3 High-Yield Stocks That Still Have Upside to Buy in January 2023

Manulife Financial (TSX:MFC) stock trades at a hefty discount to the broader market.

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The turbulent bear market has been dreaded by many, but for value investors who aren’t planning to retire within the next five years, the seemingly hostile environment seems perfect for bargain hunting. There’s a lot of value out there, depending on where you look. Undoubtedly, there are a number of value “traps” that may not be headed higher anymore soon, as recession headwinds come storming in.

In this piece, we’ll look at three cheap dividend payers that could have a solid 2023. They’ve been uneventful. But all it takes is one truly unexpected bit of good news for this bear market to come to a soaring end. Now, nobody knows when or how the bear will end. But we do know that long-term investors will be around to see better days. That alone is enough to stay invested and look out to the longer term (think the next 15 years!).

IA Financial

IA Financial (TSX:IAG) is an intriguing insurer that doesn’t get as much coverage as it Canadian peers. Undoubtedly, IA is more of a mid-cap stock ($8.4 billion market cap) than its peers. And with a modest 3.35% dividend yield, the name isn’t the first choice of passive-income seekers. Regardless, I’m a big fan of management and their ability to weather a storm.

You see, insurance can be a tough place to be in a recession year. IA is a prudently managed firm that doesn’t tend to get clobbered as badly as some of its peers. Indeed, IA’s wealth management business has picked up steam in recent years and has helped the firm stand out in the pack. The stock trades at 10.78 times trailing price to earnings (P/E). That’s pretty cheap for such a well-run mid-cap that I think it looks undervalued relative to the peer group.

Manulife Financial

Sticking with the insurers, Manulife Financial (TSX:MFC) is more of a go-to non-bank financial. And it’s not hard to see why. The Asian growth prospects, large dividend (5.2% yield), and discount relative to peers (6.7 times trailing P/E at writing) make Manulife a very attractive name to value-hungry Canadians.

It’s been a choppy and rather uneventful ride over the past five years, though. Undoubtedly, the life insurer has a lot of sensitivity to the state of the world economy. In any case, I remain a fan of MFC stock over the longer term for its more attractive growth traits. The Asian market could help propel MFC stock above and beyond its peers. Once the recession ends, I’d look for MFC stock to start outpacing its less-growthy peers.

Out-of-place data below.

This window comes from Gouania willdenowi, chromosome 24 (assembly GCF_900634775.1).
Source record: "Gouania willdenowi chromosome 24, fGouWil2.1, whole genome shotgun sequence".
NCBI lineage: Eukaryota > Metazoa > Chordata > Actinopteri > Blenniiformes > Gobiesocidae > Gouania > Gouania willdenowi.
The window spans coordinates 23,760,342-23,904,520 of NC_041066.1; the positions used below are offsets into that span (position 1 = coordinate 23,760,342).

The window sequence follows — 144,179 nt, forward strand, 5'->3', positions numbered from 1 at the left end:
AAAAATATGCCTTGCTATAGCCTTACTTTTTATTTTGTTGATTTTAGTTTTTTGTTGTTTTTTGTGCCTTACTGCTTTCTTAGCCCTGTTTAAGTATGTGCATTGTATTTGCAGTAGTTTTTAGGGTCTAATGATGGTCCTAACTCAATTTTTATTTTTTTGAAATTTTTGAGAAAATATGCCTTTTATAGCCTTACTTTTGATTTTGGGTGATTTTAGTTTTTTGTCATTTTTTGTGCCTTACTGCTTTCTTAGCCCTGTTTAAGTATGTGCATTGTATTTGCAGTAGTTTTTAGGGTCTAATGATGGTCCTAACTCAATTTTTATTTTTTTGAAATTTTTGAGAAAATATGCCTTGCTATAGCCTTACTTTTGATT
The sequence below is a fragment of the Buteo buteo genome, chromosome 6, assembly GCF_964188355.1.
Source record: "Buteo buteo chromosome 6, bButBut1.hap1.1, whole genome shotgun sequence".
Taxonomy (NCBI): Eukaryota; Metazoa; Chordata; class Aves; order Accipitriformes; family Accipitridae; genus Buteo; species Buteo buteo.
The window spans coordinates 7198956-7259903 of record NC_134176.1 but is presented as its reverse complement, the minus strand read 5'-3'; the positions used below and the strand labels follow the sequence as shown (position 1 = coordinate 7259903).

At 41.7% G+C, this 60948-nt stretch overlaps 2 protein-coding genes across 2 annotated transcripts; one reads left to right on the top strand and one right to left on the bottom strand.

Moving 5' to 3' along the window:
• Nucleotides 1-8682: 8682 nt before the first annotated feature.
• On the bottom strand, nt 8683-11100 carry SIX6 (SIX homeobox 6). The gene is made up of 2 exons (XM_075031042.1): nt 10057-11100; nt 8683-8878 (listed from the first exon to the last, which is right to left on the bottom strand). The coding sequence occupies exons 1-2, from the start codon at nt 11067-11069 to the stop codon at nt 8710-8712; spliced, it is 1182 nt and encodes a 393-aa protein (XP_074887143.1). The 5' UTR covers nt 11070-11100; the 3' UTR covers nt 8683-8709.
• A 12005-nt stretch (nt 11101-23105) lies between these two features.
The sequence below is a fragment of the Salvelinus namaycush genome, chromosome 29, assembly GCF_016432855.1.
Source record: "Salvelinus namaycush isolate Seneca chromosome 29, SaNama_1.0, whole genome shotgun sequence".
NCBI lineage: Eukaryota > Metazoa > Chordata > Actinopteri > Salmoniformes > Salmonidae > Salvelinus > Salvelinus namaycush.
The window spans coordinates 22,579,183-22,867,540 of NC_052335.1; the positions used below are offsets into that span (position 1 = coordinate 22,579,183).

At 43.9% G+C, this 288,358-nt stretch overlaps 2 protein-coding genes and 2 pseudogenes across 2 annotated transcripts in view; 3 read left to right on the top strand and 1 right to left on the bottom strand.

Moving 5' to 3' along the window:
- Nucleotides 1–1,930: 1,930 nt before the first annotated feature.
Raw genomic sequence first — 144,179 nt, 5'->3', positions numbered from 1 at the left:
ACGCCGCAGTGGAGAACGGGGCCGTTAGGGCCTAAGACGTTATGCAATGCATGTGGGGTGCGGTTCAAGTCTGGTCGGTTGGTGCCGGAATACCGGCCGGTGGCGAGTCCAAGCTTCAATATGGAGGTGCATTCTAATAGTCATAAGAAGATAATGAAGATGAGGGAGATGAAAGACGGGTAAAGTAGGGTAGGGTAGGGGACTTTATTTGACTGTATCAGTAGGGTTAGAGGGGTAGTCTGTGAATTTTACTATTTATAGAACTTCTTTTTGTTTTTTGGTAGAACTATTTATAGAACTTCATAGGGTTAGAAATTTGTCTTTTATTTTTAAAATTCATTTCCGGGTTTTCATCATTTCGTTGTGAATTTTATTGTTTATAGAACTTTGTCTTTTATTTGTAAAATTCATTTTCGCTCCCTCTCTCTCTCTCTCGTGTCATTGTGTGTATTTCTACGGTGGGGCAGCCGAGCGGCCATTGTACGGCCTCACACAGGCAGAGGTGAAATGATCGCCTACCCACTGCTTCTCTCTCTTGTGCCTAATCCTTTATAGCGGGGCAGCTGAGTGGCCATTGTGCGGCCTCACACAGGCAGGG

Bank of Montreal

Bank of Montreal (TSX:BMO) isn’t just another Big Six Canadian bank, it’s one that’s made huge strides to improve its presence (and growth prospects) in the U.S. market. Indeed, Bank of Montreal has done a sound job of prudently acquiring its way into U.S. banking over the years. Looking into the future, I expect its U.S. push will pay huge dividends, as it looks to grow further beyond its home turf.

For now, BMO stock will feel the pain of recession. Loan losses and slowed growth could linger for some time. At 6.5 times trailing P/E, with a 4.4% yield, I’d look to buy and hold the name, as it continues to fluctuate. At the end of the day, BMO is a prudently run bank that will find a way to build value for investors.

This article represents the opinion of the writer, who may disagree with the “official” recommendation position of a Motley Fool premium service or advisor. We’re Motley! Questioning an investing thesis — even one of our own — helps us all think critically about investing and make decisions that help us become smarter, happier, and richer, so we sometimes publish articles that may not be in line with recommendations, rankings or other content.

Fool contributor Joey Frenette has positions in Bank Of Montreal. The Motley Fool has no position in any of the stocks mentioned. The Motley Fool has a disclosure policy.

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